- A KPMG survey reveals that 58% of executives mark the upcoming presidential race as the highest risk for their business operations in Mexico.
- Claudia Sheinbaum from the ruling party and Xochitl Galvez from the opposition are the main contenders for presidency.
- Almost half of the executive respondents express concern over the degradation of rule of law and escalating insecurity.
- Despite these worries, over 50% of respondents expect the growth of Mexican economy to persist at its current pace in 2024.
- Investment appeal of Mexico surpassed Brazil in the previous year, making it the most desirable destination for mergers and acquisitions.
The Presidential Race and Its Impact on Business
The KPMG conducted survey shows 58% of leaders believe the presidential race would heavily influence their operations, surpassing the threat of a potential economic slowdown.
Presidential Candidates and Their Influence
In the coming elections of June, Mexican voters will decide between the ruling party candidate Claudia Sheinbaum, a former Mayor of Mexico City, who promises continuity with the outgoing leftist President Andres Manuel Lopez Obrador’s policies, and Xochitl Galvez, the main opposition candidate, who proposes a more pro-business approach.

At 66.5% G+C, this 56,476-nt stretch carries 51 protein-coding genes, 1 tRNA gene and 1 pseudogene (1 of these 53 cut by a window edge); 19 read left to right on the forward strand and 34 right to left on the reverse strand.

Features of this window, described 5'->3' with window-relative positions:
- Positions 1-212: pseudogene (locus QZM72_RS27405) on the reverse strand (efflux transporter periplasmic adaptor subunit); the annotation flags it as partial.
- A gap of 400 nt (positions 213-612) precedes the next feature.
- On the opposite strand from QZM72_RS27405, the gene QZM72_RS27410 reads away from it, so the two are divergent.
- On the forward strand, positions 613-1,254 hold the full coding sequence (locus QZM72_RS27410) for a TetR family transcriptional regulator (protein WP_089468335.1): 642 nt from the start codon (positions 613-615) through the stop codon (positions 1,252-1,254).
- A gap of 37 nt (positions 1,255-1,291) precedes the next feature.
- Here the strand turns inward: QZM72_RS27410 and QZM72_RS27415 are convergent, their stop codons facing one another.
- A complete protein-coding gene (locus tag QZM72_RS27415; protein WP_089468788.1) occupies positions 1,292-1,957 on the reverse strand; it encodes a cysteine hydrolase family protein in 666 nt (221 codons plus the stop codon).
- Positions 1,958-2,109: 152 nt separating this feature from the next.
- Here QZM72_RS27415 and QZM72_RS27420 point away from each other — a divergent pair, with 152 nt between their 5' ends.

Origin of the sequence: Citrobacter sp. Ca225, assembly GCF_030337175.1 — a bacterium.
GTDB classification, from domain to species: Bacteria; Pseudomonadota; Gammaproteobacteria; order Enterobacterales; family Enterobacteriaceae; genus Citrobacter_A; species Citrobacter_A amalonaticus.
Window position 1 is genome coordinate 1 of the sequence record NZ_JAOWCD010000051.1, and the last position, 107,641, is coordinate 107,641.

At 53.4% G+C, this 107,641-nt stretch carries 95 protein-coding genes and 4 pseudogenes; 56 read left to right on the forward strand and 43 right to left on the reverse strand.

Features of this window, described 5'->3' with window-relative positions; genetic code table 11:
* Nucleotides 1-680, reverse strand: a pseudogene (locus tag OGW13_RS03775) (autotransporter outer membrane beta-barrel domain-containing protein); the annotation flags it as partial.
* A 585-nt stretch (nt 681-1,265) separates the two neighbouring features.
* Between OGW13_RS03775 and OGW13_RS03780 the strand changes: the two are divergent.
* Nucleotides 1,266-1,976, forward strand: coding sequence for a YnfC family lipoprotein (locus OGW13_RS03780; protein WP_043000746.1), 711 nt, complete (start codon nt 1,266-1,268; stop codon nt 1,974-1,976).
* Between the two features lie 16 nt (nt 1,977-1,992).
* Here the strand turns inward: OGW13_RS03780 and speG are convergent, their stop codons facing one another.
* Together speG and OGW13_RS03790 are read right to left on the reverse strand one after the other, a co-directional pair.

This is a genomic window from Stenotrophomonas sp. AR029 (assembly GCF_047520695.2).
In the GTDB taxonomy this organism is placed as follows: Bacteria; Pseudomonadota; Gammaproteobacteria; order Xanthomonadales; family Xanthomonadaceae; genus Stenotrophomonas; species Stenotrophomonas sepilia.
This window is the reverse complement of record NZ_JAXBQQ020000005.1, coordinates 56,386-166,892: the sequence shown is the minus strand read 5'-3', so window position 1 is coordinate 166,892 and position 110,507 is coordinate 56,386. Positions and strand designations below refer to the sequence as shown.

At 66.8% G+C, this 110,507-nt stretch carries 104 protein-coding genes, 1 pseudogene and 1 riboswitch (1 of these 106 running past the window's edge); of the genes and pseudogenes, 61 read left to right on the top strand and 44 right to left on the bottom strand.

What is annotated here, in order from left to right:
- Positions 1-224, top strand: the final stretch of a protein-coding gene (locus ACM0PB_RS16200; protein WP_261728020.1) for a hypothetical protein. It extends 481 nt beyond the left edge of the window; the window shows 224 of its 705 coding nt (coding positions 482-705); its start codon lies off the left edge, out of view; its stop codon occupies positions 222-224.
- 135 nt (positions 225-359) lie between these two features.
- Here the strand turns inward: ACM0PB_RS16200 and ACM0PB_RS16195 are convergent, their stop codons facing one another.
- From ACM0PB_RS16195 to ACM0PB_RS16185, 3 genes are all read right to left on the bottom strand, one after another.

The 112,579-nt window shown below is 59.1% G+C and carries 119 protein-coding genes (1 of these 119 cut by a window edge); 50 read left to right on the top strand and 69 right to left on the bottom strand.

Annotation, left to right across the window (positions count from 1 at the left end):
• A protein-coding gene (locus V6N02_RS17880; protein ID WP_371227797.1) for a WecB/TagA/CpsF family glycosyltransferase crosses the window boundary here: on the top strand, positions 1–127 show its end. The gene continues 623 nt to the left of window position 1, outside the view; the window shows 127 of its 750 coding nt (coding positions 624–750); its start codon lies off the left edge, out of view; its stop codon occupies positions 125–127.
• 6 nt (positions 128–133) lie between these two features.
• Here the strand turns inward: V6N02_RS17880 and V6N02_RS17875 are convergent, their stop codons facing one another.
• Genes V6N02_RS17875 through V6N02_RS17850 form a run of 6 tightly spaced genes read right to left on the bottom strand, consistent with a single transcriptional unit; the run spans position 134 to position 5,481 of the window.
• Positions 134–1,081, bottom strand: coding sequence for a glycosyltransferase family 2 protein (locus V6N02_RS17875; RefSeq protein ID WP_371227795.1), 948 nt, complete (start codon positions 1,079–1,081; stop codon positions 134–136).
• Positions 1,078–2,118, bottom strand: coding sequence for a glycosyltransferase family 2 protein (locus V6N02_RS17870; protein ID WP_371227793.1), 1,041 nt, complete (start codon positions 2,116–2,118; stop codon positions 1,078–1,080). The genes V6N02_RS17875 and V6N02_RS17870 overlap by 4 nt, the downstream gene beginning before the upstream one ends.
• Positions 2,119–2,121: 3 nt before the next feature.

Current Electoral Standings
Sheinbaum currently leads in most polls, with Lopez Obrador’s popularity giving her a distinct advantage.
Risks Identified by Executives
About half of the 900 polled executives concur that the largest risk for Mexican companies lies in the erosion of the rule of law and worsening insecurity.
Risks related to rule of law and insecurity rocketed from the fourth spot in the previous survey to the top spot in the recent version, according to Gerardo Rojas from KPMG who communicated this to journalists in a press conference.
The Future of Mexican Economy
Over half of the survey participants anticipate Mexico’s economy to maintain its current growth rate in 2024, while 30% foresee stagnation. An additional 13% predict an impending recession.
Mexico’s Rising Investment Appeal
Last year, Mexico leapfrogged Brazil in terms of investment appeal, including mergers and acquisitions. “We were surprised by Mexico replacing Brazil in the ranking. Historically, Brazil was the preferred option,” mentioned Rojas.
He further explained that trade tensions between the US and China have inadvertently been advantageous to Mexico. The factor of nearshoring has enabled many companies to move their operations from Asia to Mexico, thus being more proximate to U.S. supply chains.
On the foreign exchange front, such circumstances could influence currency pair valuations, particularly for those investing in the forex market and focusing on Mexican peso or other Latin American currencies.